Over the last decade, the e-NABLE volunteer community has grown into a global movement, with over 20,000 volunteers using 3D printing technology to make free assistive devices for anyone who needs them. Thousands of 3D-printed hands and arms have been delivered to people all over the world.
Often, people have questions about how to get started with e-NABLE. This guide provides an overview and some suggestions for those who want to get involved with this amazing community.
Step 1: Join the e-NABLE Hub
The e-NABLE community uses an online platform called the e-NABLE Hub for collaboration and communication amongst volunteers and chapters. Please create a free account here, and refer to the Welcome Page to familiarize yourself with the platform.
Step 2: Familiarize yourself with e-NABLE’s Code of Conduct
It’s important that you understand and follow some simple rules when working with e‑NABLE. This is to protect you, as well as the people you make devices for (many of whom are minors). Please read the e-NABLE Code of Conduct carefully. After reading the Code of Conduct, please complete this short form to indicate your acceptance. This is a prerequisite to earning the e-NABLE Volunteer digital badge award.
Step 3: Familiarize yourself with the current e-NABLE designs available
This page includes a list of current e-NABLE designs along with links to STL files (for 3D printing), documentation, assembly tutorial videos, and other related information.
If you’re unsure which design to start with, the Phoenix v3 is e‑NABLE’s current recommended hand design, and the Unlimbited Arm v2.1 is the recommended arm design. Both are relatively easy to fabricate and assemble and are the most popular designs currently.
Step 4: Make a test device
Once you pick a design to start with, you should create a test device and submit it for approval. Since this device isn’t being created for a specific recipient, it can be made in any size, but we recommend that you use a scale of 120-135%. At 100% scale, the device will be too small for most people, and it will be harder to assemble at that size. 120-135% is a common size range for younger recipients, and it will be easier to assemble the device.
Most of the designs featured in the designs reference include links to instructions and/or video tutorials to help you get started.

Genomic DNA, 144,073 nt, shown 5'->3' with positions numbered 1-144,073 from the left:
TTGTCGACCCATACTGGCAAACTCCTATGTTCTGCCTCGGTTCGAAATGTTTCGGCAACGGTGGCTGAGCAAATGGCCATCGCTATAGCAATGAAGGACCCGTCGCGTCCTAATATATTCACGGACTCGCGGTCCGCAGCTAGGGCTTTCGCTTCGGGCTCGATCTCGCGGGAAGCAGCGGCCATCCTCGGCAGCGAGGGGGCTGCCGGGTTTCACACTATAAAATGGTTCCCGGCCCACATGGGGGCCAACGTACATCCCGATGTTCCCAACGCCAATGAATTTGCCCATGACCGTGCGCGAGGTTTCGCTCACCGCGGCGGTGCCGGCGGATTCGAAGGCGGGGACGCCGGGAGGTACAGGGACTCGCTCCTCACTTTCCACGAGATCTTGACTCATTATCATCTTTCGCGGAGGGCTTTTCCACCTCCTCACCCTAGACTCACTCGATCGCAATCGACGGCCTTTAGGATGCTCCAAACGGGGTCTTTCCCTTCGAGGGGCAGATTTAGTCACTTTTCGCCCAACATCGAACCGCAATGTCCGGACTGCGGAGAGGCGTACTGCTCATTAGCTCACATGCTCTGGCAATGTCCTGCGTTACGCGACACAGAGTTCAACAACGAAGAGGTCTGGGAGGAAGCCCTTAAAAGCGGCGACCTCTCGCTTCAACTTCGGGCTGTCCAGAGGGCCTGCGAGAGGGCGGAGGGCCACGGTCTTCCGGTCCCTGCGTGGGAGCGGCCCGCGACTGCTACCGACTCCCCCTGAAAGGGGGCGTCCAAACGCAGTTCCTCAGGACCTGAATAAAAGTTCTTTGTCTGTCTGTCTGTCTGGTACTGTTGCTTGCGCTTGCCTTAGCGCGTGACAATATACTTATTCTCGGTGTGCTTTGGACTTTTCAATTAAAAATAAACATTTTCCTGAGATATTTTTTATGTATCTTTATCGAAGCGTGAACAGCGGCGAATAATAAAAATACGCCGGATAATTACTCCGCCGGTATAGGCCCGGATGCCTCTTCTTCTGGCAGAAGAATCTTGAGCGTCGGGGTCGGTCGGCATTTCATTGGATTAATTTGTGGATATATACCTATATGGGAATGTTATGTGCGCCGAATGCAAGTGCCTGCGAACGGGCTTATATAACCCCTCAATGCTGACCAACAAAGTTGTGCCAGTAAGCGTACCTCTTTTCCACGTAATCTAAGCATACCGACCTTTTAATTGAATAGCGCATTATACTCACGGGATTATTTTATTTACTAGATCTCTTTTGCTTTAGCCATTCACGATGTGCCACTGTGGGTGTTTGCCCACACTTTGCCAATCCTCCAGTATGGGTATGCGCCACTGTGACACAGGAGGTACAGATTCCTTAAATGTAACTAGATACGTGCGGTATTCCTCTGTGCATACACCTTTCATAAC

3D Universe offers assembly materials kits for some of the most popular e‑NABLE designs. Assembly materials can also be purchased individually from various online or local sources.
Step 5: Submit your test device for approval
Once you have 3D printed and assembled a test device, fill out this form to submit your evidence and request the appropriate badge. There are two badges you can claim. Under the e-NABLE Device Specific Badge category, you can claim both the Fabrication and Assembly badges for the device type you produced.
For more information about the Digital Badge Awards program and to see a full list of available badges, please visit this page.
Step 6: Learn how to properly size e-NABLE devices
Before you start making devices for actual recipients, it’s important to learn how to properly size a device. Please see this page for details.
Step 7: Create an account on e-NABLE Web Central
e‑NABLE Web Central is a web-based application used to connect individuals seeking to receive e‑NABLE devices with volunteers offering to make them. Visit e‑NABLE Web Central and create an account for yourself.
Be sure to select the “Fabricator” and/or “Device Assembler” roles during the registration process (or you can select them from the Edit Profile screen), or you won’t be able to see the volunteering related pages within e‑NABLE Web Central.
Step 8: Introduce Yourself
Introduce yourself in the e-NABLE Forum and Claim your “Joined the e-NABLE Hub“, “Introduced Self in the e-NABLE Hub“ and “e-NABLE Volunteer” badges (in the e-NABLE Community Participation Badge category)!”
Step 9: Find Someone Who Needs a Device and Offer to Help